In the age of space travel, an American explorer is preparing to cross the Pacific Ocean from South America to Australia using a reed boat built by Bolivian Aymara Indians.

The expedition seeks to prove that ancient mariners could have made such journeys across huge ocean expanses in reed ships, and that such vessels could have been a factor in human migration.

The nearly 60-foot (18-meter) boat was built in La Paz at more than 11,800 feet (3,600-meters) above sea level. It uses techniques developed by the indigenous people of the Andes cordillera to ply the waters of Lake Titicaca.

"This type of technology doesn't exist anymore; it's like an art form. I admire these people and their culture," said 51-year-old adventurer Phil Buck, who leads the project.

The six-month expedition due to start in February seeks to cross more than 10,000 nautical miles from northern Chile to Sidney, Australia.

Buck made a similar trip in 2000 when he used a Bolivian-crafted reed boat to travel 3,500 nautical miles from Chile to Easter Island.

An attempt to reach Australia in 2003 was interrupted by damage to the boat.

"On this second try, I'm sure we'll reach all the way to Australia," Buck said as he supervised the construction of the vessel known in Spanish as a balsa. "Such a distant journey has never been done before and the goal is to show how far these rustic boats can go."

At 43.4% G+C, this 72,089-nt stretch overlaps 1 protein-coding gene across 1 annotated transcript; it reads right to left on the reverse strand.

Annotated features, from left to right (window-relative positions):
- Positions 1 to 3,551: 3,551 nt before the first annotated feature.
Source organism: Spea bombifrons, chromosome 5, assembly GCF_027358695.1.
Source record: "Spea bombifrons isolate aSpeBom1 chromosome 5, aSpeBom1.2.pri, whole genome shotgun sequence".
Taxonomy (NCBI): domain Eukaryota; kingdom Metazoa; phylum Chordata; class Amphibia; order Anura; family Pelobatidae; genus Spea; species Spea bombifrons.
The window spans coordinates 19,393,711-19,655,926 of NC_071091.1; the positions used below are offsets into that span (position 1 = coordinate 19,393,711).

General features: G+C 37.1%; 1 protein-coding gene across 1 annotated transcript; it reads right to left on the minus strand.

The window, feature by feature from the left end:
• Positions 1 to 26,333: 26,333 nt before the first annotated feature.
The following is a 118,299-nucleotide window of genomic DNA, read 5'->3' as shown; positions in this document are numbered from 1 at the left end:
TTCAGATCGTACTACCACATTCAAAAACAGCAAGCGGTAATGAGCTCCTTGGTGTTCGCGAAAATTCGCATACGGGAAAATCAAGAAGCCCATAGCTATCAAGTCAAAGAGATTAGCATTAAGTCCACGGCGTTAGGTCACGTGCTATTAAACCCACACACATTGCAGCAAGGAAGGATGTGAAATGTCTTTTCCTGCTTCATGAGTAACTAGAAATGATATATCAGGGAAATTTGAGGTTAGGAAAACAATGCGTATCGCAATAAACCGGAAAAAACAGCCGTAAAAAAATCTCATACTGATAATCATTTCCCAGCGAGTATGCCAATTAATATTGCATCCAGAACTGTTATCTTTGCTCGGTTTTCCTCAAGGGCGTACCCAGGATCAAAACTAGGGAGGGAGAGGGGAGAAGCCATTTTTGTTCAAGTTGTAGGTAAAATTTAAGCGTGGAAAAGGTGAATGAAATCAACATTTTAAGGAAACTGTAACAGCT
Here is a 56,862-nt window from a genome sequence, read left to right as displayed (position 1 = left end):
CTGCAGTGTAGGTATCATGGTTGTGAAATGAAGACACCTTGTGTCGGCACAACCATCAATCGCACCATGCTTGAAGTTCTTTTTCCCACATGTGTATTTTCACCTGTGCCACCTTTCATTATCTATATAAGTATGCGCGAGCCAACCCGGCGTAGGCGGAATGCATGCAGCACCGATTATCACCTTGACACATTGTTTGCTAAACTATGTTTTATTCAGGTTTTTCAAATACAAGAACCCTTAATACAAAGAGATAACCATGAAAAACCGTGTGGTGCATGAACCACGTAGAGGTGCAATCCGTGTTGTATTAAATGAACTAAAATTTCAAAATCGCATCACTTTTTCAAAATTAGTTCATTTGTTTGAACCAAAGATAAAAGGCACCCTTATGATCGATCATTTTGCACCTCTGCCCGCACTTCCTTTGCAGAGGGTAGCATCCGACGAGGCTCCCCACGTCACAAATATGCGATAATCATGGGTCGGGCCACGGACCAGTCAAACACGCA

Buck said his dream of exploring the world began at the age of 11 when he read the best-selling book by Thor Heyerdahl about the famed adventurer's journey aboard the balsa raft Kon-Tiki. In 1947, Heyerdahl and his team sailed their primitive raft 5,000 miles from Peru to Polynesia in 101 days to support Heyerdahl's theory that the South Sea Islands were settled by ancient mariners from South America.

The Viracocha III was named after the supreme Inca deity who is believed to have created the sun and the moon on Lake Titicaca. The expedition's crew includes up to 10 people of different nationalities.

They will navigate mostly by the stars and currents and will feed themselves with grains, including the Andean quinoa.

The three-masted boat was made from several tons of dried reeds of the totora plant.

It will be transported on a trailer along more than 200 miles (320 kilometers) from the Andean highlands to the Chilean desert port of Arica.

Seventy-one-year-old Juan Limachi has been building the reed boats since the age of 7, using the technology inherited from his Aymara ancestors.

He now wants to retire knowing that his final work helped an expedition reach another part of the world.

"This is my dream after building these 25 giant boats," he said.